It’s like a scene from Days of Thunder. Only with 100 per cent less Scientology and 100 per cent more French-ness. Ahead of me in the far distance, a trio of small Renault hatchbacks is shaping-up to go three-abreast through Turn 1 of Rockingham Motor Speedway’s International Circuit. And as anyone who knows their Rusty Wallace from their Dick Trickle could tell you, this kind of manoeuvre is officially Not A Good Idea.
Raising an ominous cloud of dust on the outside of the track is Jethro Bovingdon, his boxy Renault 5 GT Turbo being hung out to dry by the wily duo of Andy Wallace and Marino Franchitti in a brace of blue Clio Cups. As all three disappear out of sight, I’m not expecting things to end well for any of them. Perfect!
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In case you were wondering what’s going on, I’ve dropped you into the midst of the second in an occasional series of races in which evo pays homage to cult Japanese video phenomenon Best Motoring by pitting four members of the magazine team against one another in a mildly scientific (but mostly chaotic) pursuit race and a smorgasbord of racing driver excuses.
Last time we did battle in an assortment of Minis, mixing the super-hot GP and GP2 road cars with a pair of first- and second-generation Mini Challenge race cars (evo 206). The result was predictably controversial and completely hilarious. Oh, and a glorious victory for yours truly. Search ‘evo Best Motoring’ on YouTube and take a look. But I digress.
This time round, we’ve elected to slug it out in a rather wonderful array of Renaults to celebrate no fewer than 40 years of continuous one-make racing by the French marque in the UK. That’s quite a landmark – and an awful lot of revenue in spare parts – but the true scale of it only hits home when we saunter into Rockingham’s paddock to see the assortment of race-prepped Renault 5s and Clios being readied and warmed-up for us.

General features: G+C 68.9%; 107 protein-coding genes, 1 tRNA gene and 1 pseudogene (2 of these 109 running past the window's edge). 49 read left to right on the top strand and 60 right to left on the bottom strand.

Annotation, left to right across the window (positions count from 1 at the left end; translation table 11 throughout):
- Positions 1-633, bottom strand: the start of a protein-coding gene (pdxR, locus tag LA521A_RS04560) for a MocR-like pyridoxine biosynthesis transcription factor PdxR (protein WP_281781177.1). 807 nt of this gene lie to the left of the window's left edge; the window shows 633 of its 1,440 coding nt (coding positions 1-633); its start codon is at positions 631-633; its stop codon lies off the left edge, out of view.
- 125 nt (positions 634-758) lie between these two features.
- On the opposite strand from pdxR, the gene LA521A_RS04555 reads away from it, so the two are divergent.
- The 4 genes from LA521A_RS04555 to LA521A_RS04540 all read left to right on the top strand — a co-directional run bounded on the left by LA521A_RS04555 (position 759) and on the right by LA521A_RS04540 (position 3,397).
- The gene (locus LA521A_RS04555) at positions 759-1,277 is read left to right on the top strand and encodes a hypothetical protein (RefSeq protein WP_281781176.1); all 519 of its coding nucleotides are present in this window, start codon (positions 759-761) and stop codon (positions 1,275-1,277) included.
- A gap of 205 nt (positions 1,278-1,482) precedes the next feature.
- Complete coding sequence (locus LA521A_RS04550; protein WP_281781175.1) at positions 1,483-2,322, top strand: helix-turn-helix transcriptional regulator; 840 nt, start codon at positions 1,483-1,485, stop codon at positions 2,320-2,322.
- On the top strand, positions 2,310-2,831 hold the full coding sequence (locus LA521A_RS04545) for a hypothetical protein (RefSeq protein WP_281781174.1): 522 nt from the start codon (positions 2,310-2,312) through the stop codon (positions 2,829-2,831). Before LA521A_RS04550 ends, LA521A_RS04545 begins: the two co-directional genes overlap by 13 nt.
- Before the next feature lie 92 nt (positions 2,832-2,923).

From a 5 TS stretching back to 1976 to the very latest 2015 Clio Cup, via a 1985 5 GT Turbo and a pair of earlier Clio Cups dating from 1991 and 1999, these terrific little cars represent a commitment to paint-trading, door-handle-scraping, talent-nurturing, one-make rough-and-tumble that’s second to none.
If you’re a hot hatch fan, it’s a sight from your wildest dreams. Seeing them all lined up reminds me of that image depicting the seven ages of man, the evolution from early 5 to current Clio graphically depicted before our eyes, each successive generation larger and more powerful than the last.
I don’t know which one you’d pick, but I’m desperate to race the 5 TS. It just looks so cool and unassuming, yet hard as nails, its upright body slammed to the deck and sporting steel wheels shod with generous rubber.
Just along the pitlane are Team Dynamics, shooting a video for Honda. The be-winged Civic Type R might be the hot hatch of the moment, but this elderly Renault 5 effortlessly outpoints it with a perfect combination of stance and no-nonsense simplicity. I’d love one with this mechanical spec, but road-legal with a proper interior.
This particular car was still racing – and winning – in the mid-’80s, but it goes right back to the root of Renault’s enduring obsession with one-make racing. It takes a few laps to know I’ve made the right choice. The 5 has a hair-raising propensity for three-wheeling and mouth-parching lift-off oversteer, but it’s massively entertaining and quicker than a 40-year-old hatchback with 90bhp has any right to be. Unfortunately it takes just a few more laps to dislodge some ancient piece of crud in the fuel system, the ailing 5 TS eventually backfiring in protest before spluttering to a halt. It’s a great shame, but goes with the territory with old and now infrequently driven race cars.